This awkward country boy, who was so bashful, and so lacking in self-confidence that he hardly dared recite before his class in the log schoolhouse, determined to become an orator.
Henry Clay, the brilliant lawyer and statesman, the American Demosthenes who could sway multitudes by his matchless oratory, once said, “In order to succeed a man must have a purpose fixed, then let his motto be victory or death.” When Henry Clay, the poor country boy, son of an unknown Baptist minister, made up his mind to become an orator, he acted on this principle. No discouragement or obstacle was allowed to swerve him from his purpose. Since the death of his father, when the boy was but five years old, he had carried grist to the mill, chopped wood, followed the plow barefooted, clerked in a country store,—did everything that a loving son and brother could do to help win a subsistence for the family.
In the midst of poverty, hard work, and the most pitilessly unfavorable conditions, the youth clung to his resolve. He learned what he could at the country schoolhouse, during the time the duties of the farm permitted him to attend school. He committed speeches to memory, and recited them aloud, sometimes in the forest, sometimes while working in the cornfield, and frequently in a barn with a horse and an ox for his audience.
In his fifteenth year he left the grocery store where he had been clerking to take a position in the office of the clerk of the High Court of Chancery. There he became interested in law, and by reading and study began at once to supplement the scanty education of his childhood. To such good purpose did he use his opportunities that in 1797, when only twenty years old, he was licensed by the judges of the court of appeals to practice law.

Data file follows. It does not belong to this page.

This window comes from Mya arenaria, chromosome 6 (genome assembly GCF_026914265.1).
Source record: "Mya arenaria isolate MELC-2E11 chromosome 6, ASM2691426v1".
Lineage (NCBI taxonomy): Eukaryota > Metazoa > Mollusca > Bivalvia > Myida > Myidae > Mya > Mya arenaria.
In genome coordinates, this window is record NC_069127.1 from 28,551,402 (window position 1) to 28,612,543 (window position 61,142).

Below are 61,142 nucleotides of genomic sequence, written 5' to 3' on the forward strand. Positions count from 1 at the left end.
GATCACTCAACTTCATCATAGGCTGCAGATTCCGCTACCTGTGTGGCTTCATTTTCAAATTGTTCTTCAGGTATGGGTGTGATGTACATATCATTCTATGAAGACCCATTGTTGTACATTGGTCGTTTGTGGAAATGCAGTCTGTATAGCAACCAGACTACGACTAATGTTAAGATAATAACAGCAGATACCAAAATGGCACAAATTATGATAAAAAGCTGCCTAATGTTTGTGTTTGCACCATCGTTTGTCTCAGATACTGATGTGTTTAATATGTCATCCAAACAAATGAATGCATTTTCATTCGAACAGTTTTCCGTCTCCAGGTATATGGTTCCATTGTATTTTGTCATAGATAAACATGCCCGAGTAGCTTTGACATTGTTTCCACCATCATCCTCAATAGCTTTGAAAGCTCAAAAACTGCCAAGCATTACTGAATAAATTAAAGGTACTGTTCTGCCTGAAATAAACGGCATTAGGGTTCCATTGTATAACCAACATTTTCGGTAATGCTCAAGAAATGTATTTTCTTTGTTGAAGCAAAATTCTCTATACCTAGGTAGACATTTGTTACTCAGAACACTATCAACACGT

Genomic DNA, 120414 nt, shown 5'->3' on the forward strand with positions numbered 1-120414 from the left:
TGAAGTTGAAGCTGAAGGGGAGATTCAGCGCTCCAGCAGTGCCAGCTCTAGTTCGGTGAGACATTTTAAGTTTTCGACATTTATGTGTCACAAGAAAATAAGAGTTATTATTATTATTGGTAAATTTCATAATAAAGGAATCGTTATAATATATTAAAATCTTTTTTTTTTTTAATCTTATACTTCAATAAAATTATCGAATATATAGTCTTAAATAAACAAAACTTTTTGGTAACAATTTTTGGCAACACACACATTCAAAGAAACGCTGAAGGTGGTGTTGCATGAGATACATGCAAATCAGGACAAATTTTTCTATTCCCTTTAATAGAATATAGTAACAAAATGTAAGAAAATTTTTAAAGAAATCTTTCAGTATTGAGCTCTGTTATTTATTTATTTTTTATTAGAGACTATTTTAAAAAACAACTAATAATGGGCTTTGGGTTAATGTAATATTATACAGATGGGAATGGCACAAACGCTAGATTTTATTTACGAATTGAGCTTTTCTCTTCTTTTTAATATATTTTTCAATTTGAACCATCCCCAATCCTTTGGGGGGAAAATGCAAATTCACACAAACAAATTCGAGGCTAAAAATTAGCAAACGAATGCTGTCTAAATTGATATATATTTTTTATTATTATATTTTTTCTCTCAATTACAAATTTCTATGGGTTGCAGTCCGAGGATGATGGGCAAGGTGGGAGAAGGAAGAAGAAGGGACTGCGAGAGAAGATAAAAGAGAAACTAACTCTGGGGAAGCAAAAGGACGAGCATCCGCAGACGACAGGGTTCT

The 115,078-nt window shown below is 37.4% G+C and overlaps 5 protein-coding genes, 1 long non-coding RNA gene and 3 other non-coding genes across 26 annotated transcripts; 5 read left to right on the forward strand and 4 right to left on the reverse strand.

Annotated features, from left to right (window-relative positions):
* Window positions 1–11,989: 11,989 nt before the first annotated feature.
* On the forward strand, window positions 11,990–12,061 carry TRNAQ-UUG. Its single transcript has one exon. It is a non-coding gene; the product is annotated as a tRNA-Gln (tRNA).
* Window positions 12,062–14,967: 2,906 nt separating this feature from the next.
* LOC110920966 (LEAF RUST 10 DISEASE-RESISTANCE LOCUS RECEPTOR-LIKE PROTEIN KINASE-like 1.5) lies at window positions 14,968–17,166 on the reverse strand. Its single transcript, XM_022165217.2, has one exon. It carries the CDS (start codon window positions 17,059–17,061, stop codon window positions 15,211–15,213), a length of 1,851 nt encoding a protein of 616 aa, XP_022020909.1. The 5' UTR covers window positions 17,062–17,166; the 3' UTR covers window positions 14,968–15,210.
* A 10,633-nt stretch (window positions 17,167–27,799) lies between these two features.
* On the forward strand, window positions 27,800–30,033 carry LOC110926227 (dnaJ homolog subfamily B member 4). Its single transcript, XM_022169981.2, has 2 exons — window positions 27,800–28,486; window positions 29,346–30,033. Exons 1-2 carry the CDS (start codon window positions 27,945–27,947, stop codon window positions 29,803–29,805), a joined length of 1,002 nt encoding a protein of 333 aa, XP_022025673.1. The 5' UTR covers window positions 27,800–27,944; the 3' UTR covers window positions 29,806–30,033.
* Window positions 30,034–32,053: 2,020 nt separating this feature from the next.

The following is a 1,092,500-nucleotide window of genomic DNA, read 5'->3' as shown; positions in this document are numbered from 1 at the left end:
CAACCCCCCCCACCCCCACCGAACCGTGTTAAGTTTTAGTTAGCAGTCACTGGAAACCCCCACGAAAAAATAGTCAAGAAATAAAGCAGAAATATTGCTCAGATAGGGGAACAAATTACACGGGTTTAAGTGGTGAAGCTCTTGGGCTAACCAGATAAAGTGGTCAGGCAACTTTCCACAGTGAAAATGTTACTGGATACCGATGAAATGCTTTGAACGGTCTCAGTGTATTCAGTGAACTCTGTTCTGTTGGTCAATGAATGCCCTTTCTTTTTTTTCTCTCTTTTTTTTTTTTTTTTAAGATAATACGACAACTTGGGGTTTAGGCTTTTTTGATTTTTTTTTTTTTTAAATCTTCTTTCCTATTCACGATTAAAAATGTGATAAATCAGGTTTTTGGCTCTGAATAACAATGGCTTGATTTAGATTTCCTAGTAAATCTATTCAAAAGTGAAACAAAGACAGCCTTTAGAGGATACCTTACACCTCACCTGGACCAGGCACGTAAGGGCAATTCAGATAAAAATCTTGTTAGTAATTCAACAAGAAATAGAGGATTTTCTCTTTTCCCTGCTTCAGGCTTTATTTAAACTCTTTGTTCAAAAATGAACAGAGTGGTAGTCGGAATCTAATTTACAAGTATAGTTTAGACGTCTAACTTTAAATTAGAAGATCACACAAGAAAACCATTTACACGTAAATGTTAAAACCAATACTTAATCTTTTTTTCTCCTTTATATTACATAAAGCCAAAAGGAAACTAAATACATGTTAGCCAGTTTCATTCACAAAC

When he moved from Richmond to Lexington, Kentucky, the same year to begin practice for himself, he had no influential friends, no patrons, and not even the means to pay his board. Referring to this time years afterward, he said, “I remember how comfortable I thought I should be if I could make one hundred pounds Virginia money (less than five hundred dollars) per year; and with what delight I received the first fifteen-shilling fee.”
Contrary to his expectations, the young lawyer had “immediately rushed into a lucrative practice.” At the age of twenty-seven he was elected to the Kentucky legislature. Two years later he was sent to the United States Senate to fill out the remainder of the term of a senator who had withdrawn. In 1811 he was elected to Congress, and made Speaker of the national House of Representatives. He was afterward elected to the United States Senate in the regular way.